Based upon the proposed assignment to a genus being the presence of 40% conserved proteins [28,75], the five fully sequenced phages could be grouped in the “V5likevirus” genus. The submitting author is now of the opinion that the use of the 40% protein homologs as an indication of membership in the same genus is too inclusive, resulting in, at least for the phages with large proteomes, “taxonomic lumping.” At the protein level, rV5 and FV3 share 90.6% homologous proteins; while rV5 and PVP-SE1, only share 42.9% of the proteomic content. At the DNA level, rV5 and coliphage vB_EcoM-FV3 share 87.3% DNA sequence identity, while rV5 and Salmonella phage PVP-SE1 share <50% sequence identity. Based upon BLASTN analysis the mycobacteriophages have been grouped and subgrouped (http://phagesdb.org/ webcite; [76]). Using the same approach, complemented by progressiveMauve analyses (Figure 3) [77] we visualize the existence of three related genera - the “V5likevirus” (rV5, FV3), the “Pvplikevirus” (PVP-SE1, GAP31 and SSE-121) and the Phi92likevirus (phi92 and phAPEC8). The results of the progressiveMauve alignment also indicate a serious problem with the genomics of phages with circularly permuted genomes, that the genomes are not collinear. This is most apparent with the “Pvplikevirus” all of which start in radically different positions, which require realignment before running EMBOSS stretcher. The separation of the rV5-related phages into three groups is also indicated by a phylogenetic analysis of their capsid proteins and DNA polymerases which clearly indicate three clades (Figure 4).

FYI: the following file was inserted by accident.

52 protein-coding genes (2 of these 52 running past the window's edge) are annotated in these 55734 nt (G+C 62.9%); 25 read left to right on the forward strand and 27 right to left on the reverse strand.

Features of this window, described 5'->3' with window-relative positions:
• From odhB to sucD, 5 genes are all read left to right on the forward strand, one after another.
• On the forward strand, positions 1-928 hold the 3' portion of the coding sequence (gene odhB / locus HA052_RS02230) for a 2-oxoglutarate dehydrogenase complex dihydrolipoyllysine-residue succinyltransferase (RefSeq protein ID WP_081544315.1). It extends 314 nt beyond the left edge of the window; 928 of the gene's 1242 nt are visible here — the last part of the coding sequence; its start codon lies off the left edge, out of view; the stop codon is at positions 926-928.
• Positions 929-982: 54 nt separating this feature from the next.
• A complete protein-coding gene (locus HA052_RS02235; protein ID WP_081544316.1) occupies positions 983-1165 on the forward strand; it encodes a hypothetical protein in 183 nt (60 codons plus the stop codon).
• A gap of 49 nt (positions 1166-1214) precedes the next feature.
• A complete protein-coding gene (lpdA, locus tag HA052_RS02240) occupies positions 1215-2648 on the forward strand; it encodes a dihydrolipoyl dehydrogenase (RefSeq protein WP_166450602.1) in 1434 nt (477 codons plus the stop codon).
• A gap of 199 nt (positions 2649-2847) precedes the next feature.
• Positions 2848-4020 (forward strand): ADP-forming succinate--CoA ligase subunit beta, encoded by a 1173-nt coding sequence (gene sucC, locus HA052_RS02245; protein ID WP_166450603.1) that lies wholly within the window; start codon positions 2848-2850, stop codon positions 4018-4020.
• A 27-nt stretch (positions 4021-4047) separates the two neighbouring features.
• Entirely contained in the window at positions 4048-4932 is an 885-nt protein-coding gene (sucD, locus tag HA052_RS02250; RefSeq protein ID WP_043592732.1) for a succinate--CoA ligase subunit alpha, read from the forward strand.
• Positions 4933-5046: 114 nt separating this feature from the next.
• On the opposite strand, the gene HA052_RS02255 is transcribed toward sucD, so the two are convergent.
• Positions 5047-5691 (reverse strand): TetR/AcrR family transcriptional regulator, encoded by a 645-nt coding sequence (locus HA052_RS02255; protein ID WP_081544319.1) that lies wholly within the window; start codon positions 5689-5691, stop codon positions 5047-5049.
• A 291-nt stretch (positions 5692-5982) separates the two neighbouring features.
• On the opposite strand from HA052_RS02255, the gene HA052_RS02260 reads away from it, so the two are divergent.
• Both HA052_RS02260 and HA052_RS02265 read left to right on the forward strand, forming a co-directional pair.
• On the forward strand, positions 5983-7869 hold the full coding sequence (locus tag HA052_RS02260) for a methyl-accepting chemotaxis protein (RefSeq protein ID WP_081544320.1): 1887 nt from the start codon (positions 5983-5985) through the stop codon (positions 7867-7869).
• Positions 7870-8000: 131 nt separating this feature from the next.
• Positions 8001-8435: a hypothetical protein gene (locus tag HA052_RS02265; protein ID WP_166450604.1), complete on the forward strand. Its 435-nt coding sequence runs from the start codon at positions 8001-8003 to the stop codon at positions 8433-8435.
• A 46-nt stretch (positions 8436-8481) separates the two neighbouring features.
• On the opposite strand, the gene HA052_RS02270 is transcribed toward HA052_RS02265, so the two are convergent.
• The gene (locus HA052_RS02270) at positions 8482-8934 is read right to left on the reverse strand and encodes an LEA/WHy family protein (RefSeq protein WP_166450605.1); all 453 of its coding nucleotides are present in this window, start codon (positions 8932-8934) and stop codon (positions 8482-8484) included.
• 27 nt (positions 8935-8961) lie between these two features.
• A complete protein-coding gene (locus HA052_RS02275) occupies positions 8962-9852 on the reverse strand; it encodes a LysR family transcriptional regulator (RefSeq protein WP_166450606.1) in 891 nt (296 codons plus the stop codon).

thumbnailFigure 3. ProgressiveMauve alignment of seven phage genomes which are related to coliphage rV5. The blocks of similar colour for each phage indicate regions of DNA sequence relatedness; while white regions indicate dissimilar sequence. Below these are illustrated the phage genes as black outlined boxes on the plus (above horizontal) and minus (below horizontal) strands. Please note that the genomes of rV5 and FV3; and, phAPEC8 and phi92 are collinear with each other; and that the initial brown segment in rV5 is found in the same position in FV3, GAP32 and PVP-SE1 (but in this case of the complementary strand); at ca. 65kb in the sequence of SSE-121; and is entirely missing is phi92 and phAPEC8. The fact that many of these genomes are not collinear renders direct comparisons difficult.